Amazon is trying to extend the holiday shopping time by one month this year. Early trading of Amazon Black Friday will start on October 26, a full month ahead of previous years, and last until November 19.
One change in 2020 is that Amazon Black Friday early deals will be open to all consumers, regardless of their prime qualification. Unlike some of Amazon’s sales, consumers don’t have to pay 79.00 for a year’s membership.
Amazon will start early trading on Black Friday for three weeks at the end of October, followed by Black Friday and online Monday at the end of November.
Amazon Black Friday trading date:
October 26 to November 19: Black Friday early trading
November 27: Black Friday
November 30: Cyber Monday
Amazon Black Friday transaction submission deadline:
October 9: Black Friday and Cyber Monday
October 19: Black Friday trading week 1
October 26: Black Friday early trading week 2
November 2: Black Friday early trading week 3
Amazon sellers must send FBA inventory of Black Friday and Cyber Monday to Amazon fulfillment center by November 6, 2020.
The change will bring the U.S. market in line with European, Japanese and Mexican markets, where local laws require disclosure of business details.
Since September, the seller information of most stores has not been displayed, but some sellers said that the information of some sellers can be seen on the mobile phone terminal of the U.S. station, and the information of some stores in the Mexico station can be seen through the computer terminal. From the displayed stores, the public information only includes the company name and address, and does not contain the enterprise code.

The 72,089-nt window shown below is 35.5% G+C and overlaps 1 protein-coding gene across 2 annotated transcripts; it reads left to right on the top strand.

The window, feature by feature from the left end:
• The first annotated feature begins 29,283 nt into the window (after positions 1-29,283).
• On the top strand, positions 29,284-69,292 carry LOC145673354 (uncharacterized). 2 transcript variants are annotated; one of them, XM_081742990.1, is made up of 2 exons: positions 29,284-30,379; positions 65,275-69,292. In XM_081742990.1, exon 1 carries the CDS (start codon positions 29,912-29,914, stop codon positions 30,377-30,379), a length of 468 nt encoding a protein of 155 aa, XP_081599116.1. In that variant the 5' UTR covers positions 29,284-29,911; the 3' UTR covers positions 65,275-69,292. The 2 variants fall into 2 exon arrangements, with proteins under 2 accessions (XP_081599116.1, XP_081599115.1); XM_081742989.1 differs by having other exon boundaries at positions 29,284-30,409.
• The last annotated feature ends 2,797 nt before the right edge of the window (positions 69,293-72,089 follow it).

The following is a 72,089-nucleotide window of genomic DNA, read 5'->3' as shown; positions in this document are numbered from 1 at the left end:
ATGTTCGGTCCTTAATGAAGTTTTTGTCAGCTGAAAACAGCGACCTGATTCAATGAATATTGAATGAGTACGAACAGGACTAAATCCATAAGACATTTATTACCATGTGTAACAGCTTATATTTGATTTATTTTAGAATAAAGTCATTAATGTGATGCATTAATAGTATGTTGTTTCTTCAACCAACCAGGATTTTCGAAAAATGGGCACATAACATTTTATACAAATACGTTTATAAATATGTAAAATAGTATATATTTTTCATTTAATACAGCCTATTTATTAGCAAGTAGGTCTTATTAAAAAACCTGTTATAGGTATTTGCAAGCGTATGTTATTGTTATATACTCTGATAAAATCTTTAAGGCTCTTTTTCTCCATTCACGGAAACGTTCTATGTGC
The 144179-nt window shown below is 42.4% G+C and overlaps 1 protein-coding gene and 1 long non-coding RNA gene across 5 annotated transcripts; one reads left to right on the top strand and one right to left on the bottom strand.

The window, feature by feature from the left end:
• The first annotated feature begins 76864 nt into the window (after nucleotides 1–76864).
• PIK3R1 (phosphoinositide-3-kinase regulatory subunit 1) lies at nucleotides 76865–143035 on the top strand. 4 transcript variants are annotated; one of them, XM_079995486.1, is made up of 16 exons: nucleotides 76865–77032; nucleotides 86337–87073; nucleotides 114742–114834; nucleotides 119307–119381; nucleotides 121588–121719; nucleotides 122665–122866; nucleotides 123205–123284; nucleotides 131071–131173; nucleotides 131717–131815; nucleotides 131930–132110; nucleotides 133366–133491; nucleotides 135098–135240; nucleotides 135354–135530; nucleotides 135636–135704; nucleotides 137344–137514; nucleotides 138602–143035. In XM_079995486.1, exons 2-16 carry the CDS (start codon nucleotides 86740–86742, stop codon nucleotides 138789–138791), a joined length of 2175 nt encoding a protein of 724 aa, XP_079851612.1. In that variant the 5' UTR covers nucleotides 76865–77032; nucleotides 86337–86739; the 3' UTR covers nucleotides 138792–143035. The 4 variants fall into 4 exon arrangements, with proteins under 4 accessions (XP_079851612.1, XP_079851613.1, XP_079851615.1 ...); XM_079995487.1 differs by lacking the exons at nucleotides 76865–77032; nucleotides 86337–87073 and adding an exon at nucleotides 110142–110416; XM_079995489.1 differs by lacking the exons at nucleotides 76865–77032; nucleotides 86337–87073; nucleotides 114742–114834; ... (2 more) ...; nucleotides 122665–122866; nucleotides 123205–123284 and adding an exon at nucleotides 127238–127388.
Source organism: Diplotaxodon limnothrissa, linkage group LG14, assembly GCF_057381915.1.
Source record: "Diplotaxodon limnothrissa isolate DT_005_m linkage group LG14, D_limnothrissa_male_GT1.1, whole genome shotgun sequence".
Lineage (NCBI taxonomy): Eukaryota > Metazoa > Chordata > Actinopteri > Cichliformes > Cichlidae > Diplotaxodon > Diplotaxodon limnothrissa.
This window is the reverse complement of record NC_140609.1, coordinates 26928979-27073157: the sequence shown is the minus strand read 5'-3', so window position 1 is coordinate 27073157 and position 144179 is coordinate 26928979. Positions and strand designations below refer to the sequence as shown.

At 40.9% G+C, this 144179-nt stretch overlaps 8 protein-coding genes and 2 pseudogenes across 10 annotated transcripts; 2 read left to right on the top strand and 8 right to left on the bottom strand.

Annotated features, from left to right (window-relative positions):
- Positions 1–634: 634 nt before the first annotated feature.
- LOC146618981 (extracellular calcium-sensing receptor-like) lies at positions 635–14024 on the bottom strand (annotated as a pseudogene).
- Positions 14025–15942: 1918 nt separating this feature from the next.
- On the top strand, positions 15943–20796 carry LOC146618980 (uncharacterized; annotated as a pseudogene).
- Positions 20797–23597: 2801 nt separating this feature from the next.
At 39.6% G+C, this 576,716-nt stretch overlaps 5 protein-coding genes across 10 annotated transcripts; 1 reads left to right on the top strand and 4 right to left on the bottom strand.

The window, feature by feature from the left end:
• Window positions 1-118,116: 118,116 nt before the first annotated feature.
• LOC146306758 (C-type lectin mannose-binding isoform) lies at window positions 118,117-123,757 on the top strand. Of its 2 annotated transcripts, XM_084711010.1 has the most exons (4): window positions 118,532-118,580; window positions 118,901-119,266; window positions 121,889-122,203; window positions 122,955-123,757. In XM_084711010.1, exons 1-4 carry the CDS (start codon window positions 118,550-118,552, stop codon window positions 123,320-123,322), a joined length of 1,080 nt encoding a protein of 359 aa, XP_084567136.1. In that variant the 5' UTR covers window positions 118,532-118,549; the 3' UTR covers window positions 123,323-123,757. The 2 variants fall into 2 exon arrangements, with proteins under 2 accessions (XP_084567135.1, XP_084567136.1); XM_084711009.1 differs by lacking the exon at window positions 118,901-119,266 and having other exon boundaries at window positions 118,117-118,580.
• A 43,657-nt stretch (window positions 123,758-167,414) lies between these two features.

At present, not all visitors can see the newly added business details because Amazon is gradually introducing new business details, according to marketplace pulse.
Amazon said the reason for the change was to help “customers make informed shopping decisions.”. It’s also good for the industry, for example, when brands try to track down counterfeits directly.
In addition, a variety of regulatory agencies and proposed legislation are pushing the market to verify and publish details of the seller’s business. For example, the consumer information act or the U.S. Department of Homeland Security issued recommendations on “combating the sale of counterfeit and pirated goods.”.